Cures for Winter Blues for You and Your Dog

Does your mood dip down during the winter? You may have also noticed your dog may be moping around the house. Your dog and you may be suffering from the winter blues (also called Seasonal Affective Disorder [SAD]). SAD affects 25 million Americans annually. Women are still more affected than men. Those residing in the northern hemisphere of America are significantly more affected than those in the southern hemisphere. For example, 10% of Alaska’s residents are affected each year vs. 1% of Floridians.

Winter blues are triggered by less sunlight exposure causing decreased production of the mood-enhancing chemical serotonin. Pets who spend a great deal of time outdoors are also drastically affected by decreased sunlight. Symptoms include low self-esteem, irritability, depression, fatigue, sleep problems, anxiety to panic attacks. Your craving for sweets, meat, and fried food can go up leading to increasing weight gain. The severity of the symptoms vary from mild where negative moods can blow over quickly to severe symptoms lasting the entire winter. 

Some natural cures for effectively treating the winter blues your pet and you are:

Light Therapy

To counter the effects of the shorter daylight, subject yourself and your pet to more light. Open the drapes to let in as much sunlight as possible.  Place your pet’s bed next to a window or under a skylight, and turn up indoor lighting. 

Try using a light therapy box or just switch to a 300-watt light bulb. Camp in front of the light for 45 minutes each morning, or for 20 minutes three times a day. This additional light exposure will help boost your serotonin levels temporarily. 

Healthy Diet

A healthy diet will help you fight the cravings and keep your blood sugar more stable.  

Have lots of vegetables with a side of whole grains like quinoa, brown rice, millet, or barley.  Mix up the dishes with beans and seeds like chia and flax seeds. Stick to meats, eggs, and fish only during the day and only two to three times per week at maximum.  Keep dinner light.  The heavier the meals are the more tired the body can feel when less physical exertion is occurring during the winter months.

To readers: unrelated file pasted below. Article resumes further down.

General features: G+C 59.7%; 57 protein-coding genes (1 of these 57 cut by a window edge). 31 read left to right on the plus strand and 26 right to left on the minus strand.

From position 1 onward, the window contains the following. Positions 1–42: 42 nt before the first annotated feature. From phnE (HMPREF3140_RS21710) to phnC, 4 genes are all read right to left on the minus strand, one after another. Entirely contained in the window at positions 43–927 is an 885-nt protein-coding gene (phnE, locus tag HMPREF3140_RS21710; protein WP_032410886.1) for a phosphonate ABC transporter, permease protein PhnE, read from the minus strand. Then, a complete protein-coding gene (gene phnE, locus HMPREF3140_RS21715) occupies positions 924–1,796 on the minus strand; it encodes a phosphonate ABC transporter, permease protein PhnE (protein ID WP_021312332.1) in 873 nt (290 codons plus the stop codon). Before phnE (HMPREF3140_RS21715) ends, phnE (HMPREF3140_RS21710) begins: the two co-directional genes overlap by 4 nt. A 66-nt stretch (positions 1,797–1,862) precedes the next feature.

Stay clear of breads, white rice, starchy vegetables (i.e, potatoes, sweet potatoes, corn), sweets and other forms of sugar.  Try to also avoid having more than one cup of a caffeinated drink per day since all of these items drains one of energy and suppresses serotonin production.

Coconut Oil

More than 90% of coconut oil consists of healthy saturated fats which provide an immediate source of fuel and aid in weight loss. Coconut oil balances the thyroid function in dogs, helping them feel energetic and help overweight dogs lose weight.

The recommended dose for dogs is a 1/4 teaspoon for every 10 pounds of body weight, taken twice daily. 


Turmeric is a key ingredient in curry dishes, but apart from making food delicious, it has some other surprising properties. Turmeric contains a bioactive compound called curcumin. Curcumin detoxifies the body, stimulate bile production in the liver, purifies the blood, and  eradicates ringworm in animals. 

Turmeric is also used in treating depression and aids in fat metabolism and weight management. These traits make turmeric ideal to consume during the winter. 

According to Dogs Naturally Magazine, for every 10 lbs of dog weight add 1/4 teaspoon of the spice turmeric to water and into your dog’s food. 

Regular Exercise

It may be hard to keep a regular exercise schedule during the winter.  Exercising for 30 to 45 minutes four to six times a week is one of the best ways to fight winter blues. If you can’t get yourself to face the cold outside, try some indoor alternatives.

Play games like tug-of-war or wrestling with your dog; this may be a great workout and builds an appetite for both of you. Teach your dog to join you on the treadmill, or walk through the house and up and down stairs if possible. 

If the weather is not too unpleasant, go for walks outside especially during the brightest times of the day. It will maximize your sun exposure and you feel will great.


When you cuddle with your dog, your brain releases endorphins that create a feeling of happiness, well-being, and satisfaction. A recent study in Japan found that dog owners experience a spike in oxytocin when snuggling or petting them for 15 minutes. Oxytocin is your love hormone which also helps you cope with stress. The effects of cuddling work both ways. 

If These Cures for Winter Blues Don’t Work, Get Help

Try some of these fun tips to you prevent and/or treat the winter blues. If it’s not working, visit your doctor and take your dog to the vet. </p>

Advanced Health in San Francisco can help you find which factors are contributing to your low moods, provide the necessary treatments, and suggest the right treatments to curb the winter blues.

Dr. Payal Bhandari Dr. Payal Bhandari M.D. is a leading practitioner of integrative and functional medicine in San Francisco.

You Might Also Enjoy...

Is “BPA-Free” Really BPA-Free?

“BPA-free” is not synonymous with bisphenol-free. Other bisphenols are often substituted for BPA, which may or may not act in a similar way and may or may not be less harmful. Our advice? Limit most plastics if you can.

Yoga for Sleep Quality Among Cancer Survivors

Pharmaceutical drugs cause too many problems and do not cure the root cause of sleep problems. They are toxic to the brain and spinal cord, are extremely addictive, and interfere with most other medications. Find out why yoga may be the solution you need.